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ES cells with targeted disruption in gene X

ES-cell DNA

Inject ES cells into blastocoel cavity of early embryos

4.5-day blastocyst

Inject ES cells into blastocoel cavity of early embryos

4.5-day blastocyst

Surgically transfer embryos into pseudopregnant female

Foster mother

Possible progeny

Foster mother

Chimeric

Possible progeny

Black

Select chimeric mice for crosses to wild-type black mice

Select chimeric mice for crosses to wild-type black mice

Possible germ cells: All germ cells: A/X+; A/X-; a/X* a/X+

ES cell-derived progeny will be brown

Progeny from ES cell-derived germ cells

Screen brown progeny DNA to identify X/X+ heterozygotes

Mate X /X* heterozygotes

Screen progeny DNA to identify X /X- homozygotes

Knockout mouse confers G-418 resistance, is inserted within the target gene (X), thereby disrupting it. The other selectable gene, the thymidine kinase gene from herpes simplex virus (tkHSV) , confers sensitivity to ganciclovir, a cytotoxic nucleotide analog; it is inserted into the construct outside the target-gene sequence. Only ES cells that undergo homologous recombination can survive in the presence of both G-418 and ganciclovir. In these cells one allele of gene X will be disrupted.

< EXPERIMENTAL FIGURE 9-39 ES cells heterozygous for a disrupted gene are used to produce gene-targeted knockout mice. Step 1: Embryonic stem (ES) cells heterozygous for a knockout mutation in a gene of interest (X) and homozygous for a dominant allele of a marker gene (here, brown coat color, A) are transplanted into the blastocoel cavity of 4.5-day embryos that are homozygous for a recessive allele of the marker (here, black coat color, a). Step 2|: The early embryos then are implanted into a pseudopregnant female. Those progeny containing ES-derived cells are chimeras, indicated by their mixed black and brown coats. Step 3: Chimeric mice then are backcrossed to black mice; brown progeny from this mating have ES-derived cells in their germ line. Steps 4|- 6: Analysis of DNA isolated from a small amount of tail tissue can identify brown mice heterozygous for the knockout allele. Intercrossing of these mice produces some individuals homozygous for the disrupted allele, that is, knockout mice. [Adapted from M. R. Capecchi, 1989, Trends Genet. 5:70.]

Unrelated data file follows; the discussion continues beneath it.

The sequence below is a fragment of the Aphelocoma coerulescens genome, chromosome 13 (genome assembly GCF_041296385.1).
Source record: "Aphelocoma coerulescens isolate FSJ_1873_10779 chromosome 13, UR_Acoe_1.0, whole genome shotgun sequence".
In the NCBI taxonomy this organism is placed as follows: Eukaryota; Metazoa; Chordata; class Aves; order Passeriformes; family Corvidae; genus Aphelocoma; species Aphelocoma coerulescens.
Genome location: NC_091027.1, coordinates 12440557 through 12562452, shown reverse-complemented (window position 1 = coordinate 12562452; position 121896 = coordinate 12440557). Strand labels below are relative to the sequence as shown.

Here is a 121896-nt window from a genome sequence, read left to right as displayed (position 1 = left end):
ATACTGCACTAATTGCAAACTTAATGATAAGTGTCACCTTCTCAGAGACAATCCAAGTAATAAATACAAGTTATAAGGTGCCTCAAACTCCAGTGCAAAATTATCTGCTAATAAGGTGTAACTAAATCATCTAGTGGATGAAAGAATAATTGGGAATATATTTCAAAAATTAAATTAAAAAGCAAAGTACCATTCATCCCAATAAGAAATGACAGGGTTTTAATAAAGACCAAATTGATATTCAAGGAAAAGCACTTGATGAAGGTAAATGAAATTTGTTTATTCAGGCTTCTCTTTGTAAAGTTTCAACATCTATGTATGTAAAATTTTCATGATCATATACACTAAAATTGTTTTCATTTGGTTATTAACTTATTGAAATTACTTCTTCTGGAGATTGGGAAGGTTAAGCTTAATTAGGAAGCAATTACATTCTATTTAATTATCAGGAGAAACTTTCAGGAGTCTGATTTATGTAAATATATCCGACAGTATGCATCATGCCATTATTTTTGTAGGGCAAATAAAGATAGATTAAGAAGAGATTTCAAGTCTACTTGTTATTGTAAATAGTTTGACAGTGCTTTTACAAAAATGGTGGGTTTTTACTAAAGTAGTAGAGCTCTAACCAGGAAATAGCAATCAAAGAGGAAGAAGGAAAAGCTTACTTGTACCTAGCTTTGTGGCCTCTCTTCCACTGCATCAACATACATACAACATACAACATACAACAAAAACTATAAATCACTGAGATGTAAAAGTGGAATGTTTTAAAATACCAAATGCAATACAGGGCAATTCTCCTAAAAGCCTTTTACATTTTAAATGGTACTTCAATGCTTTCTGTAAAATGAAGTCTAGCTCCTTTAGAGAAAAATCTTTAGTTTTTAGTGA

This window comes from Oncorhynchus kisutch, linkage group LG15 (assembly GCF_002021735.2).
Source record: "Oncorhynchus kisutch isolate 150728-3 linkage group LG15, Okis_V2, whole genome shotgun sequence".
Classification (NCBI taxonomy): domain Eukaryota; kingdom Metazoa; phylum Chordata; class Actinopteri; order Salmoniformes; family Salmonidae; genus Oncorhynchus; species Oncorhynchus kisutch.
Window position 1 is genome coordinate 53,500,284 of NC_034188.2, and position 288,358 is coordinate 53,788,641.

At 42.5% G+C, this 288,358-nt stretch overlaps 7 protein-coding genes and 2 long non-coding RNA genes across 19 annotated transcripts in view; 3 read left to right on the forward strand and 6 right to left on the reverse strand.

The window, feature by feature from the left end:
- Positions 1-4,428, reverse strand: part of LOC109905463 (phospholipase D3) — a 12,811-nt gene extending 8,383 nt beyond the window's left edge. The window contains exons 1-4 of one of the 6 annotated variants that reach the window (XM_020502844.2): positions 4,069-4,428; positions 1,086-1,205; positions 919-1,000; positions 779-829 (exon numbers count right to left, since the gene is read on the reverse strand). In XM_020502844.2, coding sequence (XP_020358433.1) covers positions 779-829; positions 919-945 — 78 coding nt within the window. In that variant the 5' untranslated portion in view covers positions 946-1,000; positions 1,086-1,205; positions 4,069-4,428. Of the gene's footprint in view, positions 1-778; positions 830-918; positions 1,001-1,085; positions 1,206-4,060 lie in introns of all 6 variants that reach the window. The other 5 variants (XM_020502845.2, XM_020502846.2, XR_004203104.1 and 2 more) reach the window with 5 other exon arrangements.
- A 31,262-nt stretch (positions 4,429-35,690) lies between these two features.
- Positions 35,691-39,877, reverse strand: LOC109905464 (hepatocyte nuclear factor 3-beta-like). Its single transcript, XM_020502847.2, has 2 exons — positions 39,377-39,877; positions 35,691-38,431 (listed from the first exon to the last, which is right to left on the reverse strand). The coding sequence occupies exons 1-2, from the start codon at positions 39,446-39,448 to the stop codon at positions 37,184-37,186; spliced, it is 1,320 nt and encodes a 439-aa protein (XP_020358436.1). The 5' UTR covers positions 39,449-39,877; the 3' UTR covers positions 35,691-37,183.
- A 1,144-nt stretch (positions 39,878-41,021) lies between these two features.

In the second stage in production of knockout mice, ES cells heterozygous for a knockout mutation in gene X are injected into a recipient wild-type mouse blastocyst, which subsequently is transferred into a surrogate pseudopregnant female mouse (Figure 9-39). The resulting progeny will be chimeras, containing tissues derived from both the transplanted ES cells and the host cells. If the ES cells also are homozygous for a visible marker trait (e.g., coat color), then chimeric progeny in which the ES cells survived and proliferated can be identified easily. Chimeric mice are then mated with mice homozygous for another allele of the marker trait to determine if the knockout mutation is incorporated into the germ line. Finally, mating of mice, each heterozygous for the knockout allele, will produce progeny homozygous for the knockout mutation.

Development of knockout mice that mimic certain human diseases can be illustrated by cystic fibrosis. By methods discussed in Section 9.6, the recessive mutation that causes this disease eventually was shown to be located in a gene known as CFTR, which encodes a chloride channel. Using the cloned wild-type human CFTR gene, researchers isolated the homologous mouse gene and subsequently introduced mutations in it. The gene-knockout technique was then used to produce homozygous mutant mice, which showed symptoms (i.e., a phenotype), including disturbances to the functioning of epithelial cells, similar to those of humans with cystic fibrosis. These knockout mice are currently being used as a model system for studying this genetic disease and developing effective therapies. I

Somatic Cell Recombination Can Inactivate Genes in Specific Tissues

Investigators often are interested in examining the effects of knockout mutations in a particular tissue of the mouse, at a specific stage in development, or both. However, mice car-

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